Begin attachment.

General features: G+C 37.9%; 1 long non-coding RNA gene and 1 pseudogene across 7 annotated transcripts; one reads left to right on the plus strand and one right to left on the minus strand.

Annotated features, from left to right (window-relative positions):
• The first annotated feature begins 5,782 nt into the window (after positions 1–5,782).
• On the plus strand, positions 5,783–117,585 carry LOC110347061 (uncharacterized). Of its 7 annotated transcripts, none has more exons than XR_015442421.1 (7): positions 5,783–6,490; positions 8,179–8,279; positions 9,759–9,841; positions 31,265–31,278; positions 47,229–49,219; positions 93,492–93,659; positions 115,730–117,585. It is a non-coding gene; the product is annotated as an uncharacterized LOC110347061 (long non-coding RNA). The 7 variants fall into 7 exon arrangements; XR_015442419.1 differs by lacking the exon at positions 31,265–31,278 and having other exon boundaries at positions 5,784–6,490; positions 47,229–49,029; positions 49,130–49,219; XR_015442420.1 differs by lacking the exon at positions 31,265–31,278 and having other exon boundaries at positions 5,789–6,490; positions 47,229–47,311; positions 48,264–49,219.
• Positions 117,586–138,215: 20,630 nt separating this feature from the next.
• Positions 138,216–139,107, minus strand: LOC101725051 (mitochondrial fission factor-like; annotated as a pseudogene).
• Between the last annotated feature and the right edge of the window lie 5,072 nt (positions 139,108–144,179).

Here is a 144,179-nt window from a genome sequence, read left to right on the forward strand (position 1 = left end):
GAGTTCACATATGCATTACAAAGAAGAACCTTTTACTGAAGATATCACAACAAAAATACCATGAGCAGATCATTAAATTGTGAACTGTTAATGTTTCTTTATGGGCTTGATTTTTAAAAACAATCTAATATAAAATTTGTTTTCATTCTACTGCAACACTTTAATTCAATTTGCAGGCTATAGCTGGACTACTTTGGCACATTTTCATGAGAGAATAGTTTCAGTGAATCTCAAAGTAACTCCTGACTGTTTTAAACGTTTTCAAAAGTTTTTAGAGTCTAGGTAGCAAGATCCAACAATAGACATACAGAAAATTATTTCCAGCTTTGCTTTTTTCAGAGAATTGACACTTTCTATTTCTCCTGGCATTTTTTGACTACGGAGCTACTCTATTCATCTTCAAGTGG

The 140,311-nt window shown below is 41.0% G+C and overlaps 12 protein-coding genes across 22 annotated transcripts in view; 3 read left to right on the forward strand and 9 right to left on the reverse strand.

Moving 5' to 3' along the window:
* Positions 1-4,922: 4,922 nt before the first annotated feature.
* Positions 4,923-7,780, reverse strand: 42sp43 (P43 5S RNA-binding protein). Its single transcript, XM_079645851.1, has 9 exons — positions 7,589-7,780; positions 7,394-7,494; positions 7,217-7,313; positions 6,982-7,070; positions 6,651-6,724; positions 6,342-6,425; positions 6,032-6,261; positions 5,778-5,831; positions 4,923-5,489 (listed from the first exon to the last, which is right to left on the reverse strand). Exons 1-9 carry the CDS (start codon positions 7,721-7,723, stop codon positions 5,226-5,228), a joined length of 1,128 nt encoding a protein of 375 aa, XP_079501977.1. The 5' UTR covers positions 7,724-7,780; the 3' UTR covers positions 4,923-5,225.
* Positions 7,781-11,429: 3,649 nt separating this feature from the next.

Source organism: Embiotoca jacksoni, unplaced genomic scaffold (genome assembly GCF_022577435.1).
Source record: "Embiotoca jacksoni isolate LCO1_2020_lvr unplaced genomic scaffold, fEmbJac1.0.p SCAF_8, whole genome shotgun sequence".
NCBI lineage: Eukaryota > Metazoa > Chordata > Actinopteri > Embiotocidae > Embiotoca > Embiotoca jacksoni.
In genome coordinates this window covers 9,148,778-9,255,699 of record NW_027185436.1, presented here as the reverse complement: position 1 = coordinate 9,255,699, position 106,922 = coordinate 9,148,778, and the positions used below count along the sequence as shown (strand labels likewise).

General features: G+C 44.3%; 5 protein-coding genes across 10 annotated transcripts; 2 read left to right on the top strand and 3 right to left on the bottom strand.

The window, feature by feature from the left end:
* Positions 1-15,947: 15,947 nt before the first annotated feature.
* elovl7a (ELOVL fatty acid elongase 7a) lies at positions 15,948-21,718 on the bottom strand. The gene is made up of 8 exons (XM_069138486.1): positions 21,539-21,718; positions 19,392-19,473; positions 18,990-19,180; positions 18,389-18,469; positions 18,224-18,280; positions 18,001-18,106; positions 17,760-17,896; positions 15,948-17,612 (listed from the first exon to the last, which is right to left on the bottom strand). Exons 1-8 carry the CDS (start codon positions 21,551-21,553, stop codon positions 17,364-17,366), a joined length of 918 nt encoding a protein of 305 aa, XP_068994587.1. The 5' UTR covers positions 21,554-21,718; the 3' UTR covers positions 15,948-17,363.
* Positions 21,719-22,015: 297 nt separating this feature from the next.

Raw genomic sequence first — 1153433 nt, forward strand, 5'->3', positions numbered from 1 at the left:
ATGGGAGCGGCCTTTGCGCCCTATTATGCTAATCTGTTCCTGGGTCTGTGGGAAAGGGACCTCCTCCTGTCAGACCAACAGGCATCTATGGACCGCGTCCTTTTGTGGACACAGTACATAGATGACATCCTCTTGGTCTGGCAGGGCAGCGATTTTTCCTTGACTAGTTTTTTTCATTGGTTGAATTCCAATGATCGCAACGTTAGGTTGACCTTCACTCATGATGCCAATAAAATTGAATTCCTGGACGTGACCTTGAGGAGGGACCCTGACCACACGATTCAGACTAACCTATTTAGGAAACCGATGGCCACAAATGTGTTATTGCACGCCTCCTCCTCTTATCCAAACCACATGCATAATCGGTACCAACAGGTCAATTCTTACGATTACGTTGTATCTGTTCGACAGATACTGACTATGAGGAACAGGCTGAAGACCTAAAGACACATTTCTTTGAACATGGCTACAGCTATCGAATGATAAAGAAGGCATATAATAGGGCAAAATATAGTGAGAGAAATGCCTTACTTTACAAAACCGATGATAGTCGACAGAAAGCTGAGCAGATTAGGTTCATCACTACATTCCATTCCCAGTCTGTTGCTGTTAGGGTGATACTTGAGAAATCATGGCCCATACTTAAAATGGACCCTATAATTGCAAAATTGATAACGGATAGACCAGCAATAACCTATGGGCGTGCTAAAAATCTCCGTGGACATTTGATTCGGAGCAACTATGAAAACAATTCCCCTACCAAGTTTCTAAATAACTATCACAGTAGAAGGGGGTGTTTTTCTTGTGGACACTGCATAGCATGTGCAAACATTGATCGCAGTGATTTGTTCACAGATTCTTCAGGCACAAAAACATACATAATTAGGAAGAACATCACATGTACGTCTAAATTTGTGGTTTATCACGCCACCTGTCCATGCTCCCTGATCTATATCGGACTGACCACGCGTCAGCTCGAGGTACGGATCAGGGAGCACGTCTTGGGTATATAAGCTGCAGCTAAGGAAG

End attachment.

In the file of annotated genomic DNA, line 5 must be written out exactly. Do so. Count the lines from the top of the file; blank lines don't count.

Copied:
• Positions 117,586–138,215: 20,630 nt separating this feature from the next.